Figure 2. 
 
Stimulus contrast threshold of Glass patterns (A) and RF patterns (B) for younger (open symbols) and older (closed symbols) participants. Symbols represent individual participant measures; error bars indicate mean ± 95% confidence interval of the mean.
Figure 3. 
 
Data for individual participants and mean ± 95% confidence limits for parameters a and b (equation 2) for individual fits of Glass (A, C) and RF (B, D) pattern psychometric functions for younger (open symbols) and older (closed symbols) participants.
Figure 3. 
 
Data for individual participants and mean ± 95% confidence limits for parameters a and b (equation 2) for individual fits of Glass (A, C) and RF (B, D) pattern psychometric functions for younger (open symbols) and older (closed symbols) participants.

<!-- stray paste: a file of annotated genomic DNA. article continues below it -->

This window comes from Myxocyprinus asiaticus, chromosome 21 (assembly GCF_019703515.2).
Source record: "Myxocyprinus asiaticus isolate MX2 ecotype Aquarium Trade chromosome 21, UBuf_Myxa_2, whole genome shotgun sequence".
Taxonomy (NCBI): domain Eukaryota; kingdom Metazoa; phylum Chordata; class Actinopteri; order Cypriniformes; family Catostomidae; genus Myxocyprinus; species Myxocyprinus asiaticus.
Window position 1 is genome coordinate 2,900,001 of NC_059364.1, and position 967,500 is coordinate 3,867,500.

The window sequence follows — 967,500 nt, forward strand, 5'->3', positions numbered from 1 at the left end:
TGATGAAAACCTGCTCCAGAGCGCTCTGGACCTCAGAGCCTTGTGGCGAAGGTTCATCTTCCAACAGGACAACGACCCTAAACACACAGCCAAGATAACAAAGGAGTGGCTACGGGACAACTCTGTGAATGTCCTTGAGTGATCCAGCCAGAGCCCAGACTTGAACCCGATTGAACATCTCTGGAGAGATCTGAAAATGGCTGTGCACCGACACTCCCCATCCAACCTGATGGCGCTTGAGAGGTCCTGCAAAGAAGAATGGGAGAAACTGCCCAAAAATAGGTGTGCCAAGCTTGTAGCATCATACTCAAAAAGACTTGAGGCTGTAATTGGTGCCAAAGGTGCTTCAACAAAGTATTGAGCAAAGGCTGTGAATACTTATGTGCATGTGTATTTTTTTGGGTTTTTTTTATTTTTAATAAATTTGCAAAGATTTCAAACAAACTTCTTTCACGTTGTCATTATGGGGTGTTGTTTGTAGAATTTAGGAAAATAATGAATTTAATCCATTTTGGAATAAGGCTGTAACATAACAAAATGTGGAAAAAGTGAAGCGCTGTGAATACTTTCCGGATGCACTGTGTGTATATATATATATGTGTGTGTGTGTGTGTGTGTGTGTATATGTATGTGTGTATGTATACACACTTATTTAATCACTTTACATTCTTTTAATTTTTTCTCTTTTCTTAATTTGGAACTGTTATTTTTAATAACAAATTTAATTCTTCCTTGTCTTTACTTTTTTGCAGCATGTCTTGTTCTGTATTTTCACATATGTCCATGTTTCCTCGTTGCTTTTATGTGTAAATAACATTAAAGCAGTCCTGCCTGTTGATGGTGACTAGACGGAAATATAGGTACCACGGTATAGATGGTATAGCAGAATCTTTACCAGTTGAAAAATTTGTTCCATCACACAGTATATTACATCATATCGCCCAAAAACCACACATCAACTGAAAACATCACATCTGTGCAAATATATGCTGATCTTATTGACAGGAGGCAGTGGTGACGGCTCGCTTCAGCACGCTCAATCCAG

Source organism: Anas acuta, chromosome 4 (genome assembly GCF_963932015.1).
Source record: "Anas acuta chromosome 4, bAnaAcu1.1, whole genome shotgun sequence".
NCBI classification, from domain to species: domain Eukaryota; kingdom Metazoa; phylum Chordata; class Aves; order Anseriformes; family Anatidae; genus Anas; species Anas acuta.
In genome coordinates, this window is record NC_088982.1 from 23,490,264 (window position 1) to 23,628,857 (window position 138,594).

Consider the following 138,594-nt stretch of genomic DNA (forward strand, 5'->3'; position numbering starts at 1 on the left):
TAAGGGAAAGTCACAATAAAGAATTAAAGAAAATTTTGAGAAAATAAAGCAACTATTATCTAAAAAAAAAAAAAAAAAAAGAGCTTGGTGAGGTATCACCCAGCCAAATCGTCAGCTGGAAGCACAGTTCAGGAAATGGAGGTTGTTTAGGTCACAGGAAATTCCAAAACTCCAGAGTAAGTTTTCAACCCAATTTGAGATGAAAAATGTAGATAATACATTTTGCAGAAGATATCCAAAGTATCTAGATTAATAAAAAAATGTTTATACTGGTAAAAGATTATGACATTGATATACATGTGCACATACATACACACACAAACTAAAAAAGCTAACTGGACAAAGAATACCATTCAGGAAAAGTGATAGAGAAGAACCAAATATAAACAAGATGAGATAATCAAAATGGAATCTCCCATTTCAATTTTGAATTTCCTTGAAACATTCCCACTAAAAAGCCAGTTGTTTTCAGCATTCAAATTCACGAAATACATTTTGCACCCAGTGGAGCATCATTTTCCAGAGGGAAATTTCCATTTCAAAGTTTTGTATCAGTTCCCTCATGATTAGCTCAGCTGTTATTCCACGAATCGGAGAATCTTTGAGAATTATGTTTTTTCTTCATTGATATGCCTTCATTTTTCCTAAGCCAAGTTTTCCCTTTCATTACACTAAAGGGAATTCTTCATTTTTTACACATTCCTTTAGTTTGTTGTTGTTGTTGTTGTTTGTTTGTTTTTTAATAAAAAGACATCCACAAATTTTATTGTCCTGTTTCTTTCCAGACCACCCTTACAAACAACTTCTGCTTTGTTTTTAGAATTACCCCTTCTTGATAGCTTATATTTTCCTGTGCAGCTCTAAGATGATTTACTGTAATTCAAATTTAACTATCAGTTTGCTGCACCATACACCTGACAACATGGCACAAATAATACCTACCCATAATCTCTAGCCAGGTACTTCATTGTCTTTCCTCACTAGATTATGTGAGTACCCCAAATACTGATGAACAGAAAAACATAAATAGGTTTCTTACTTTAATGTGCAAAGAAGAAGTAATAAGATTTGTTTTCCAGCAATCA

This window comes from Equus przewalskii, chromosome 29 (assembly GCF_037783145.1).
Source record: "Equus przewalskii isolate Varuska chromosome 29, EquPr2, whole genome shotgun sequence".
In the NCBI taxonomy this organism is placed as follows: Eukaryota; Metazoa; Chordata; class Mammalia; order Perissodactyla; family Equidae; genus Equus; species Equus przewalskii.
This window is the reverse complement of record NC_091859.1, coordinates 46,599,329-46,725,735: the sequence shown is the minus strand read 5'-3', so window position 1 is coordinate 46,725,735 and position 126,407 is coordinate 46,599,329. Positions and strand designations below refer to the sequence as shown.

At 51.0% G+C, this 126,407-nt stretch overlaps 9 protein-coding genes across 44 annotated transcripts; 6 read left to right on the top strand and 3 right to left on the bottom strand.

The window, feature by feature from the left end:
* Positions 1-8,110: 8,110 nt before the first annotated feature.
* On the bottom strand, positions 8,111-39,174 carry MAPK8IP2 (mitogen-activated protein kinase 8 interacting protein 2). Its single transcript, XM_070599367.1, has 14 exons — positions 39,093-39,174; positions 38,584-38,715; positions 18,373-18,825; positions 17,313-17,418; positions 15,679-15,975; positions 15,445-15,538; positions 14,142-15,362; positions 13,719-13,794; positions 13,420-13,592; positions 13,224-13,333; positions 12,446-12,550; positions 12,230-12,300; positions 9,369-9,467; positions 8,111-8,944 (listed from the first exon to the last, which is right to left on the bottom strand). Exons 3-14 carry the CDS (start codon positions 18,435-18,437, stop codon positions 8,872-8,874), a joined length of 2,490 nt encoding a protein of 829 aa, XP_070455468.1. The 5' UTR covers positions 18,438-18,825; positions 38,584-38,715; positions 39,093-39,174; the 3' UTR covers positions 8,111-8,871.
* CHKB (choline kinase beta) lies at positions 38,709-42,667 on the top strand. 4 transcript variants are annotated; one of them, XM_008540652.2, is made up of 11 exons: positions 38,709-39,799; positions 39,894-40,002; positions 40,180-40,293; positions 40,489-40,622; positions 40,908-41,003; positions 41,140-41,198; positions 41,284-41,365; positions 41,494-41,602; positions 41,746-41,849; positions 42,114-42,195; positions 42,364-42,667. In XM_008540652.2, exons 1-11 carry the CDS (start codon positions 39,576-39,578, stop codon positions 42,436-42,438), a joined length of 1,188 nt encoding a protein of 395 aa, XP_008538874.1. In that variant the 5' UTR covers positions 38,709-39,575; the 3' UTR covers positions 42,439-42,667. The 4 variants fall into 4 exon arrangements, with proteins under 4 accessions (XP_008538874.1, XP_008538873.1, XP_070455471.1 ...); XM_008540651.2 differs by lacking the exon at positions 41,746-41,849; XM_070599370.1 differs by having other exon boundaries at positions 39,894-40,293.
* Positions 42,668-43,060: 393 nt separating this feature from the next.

Figure 4. 
 
Performance of the individual observers on the tasks. (A, B) Plots of shape-discrimination thresholds against the physical contrast of the stimulus. (C) A comparison of older observer Z-scores (calculated relative to the younger adult group performance) for the two shape-discrimination tasks.
Figure 4. 
 
Performance of the individual observers on the tasks. (A, B) Plots of shape-discrimination thresholds against the physical contrast of the stimulus. (C) A comparison of older observer Z-scores (calculated relative to the younger adult group performance) for the two shape-discrimination tasks.
Figure 5. 
 
Performance of three observers (aged 24 [circles], 28 [triangles], and 41 [squares]) in the presence of artificially reduced binocular acuity (blur), and for low-contrast stimuli (2-fold contrast threshold). The dotted line indicates the mean performance of the older adult group from the main experiments.
Figure 5.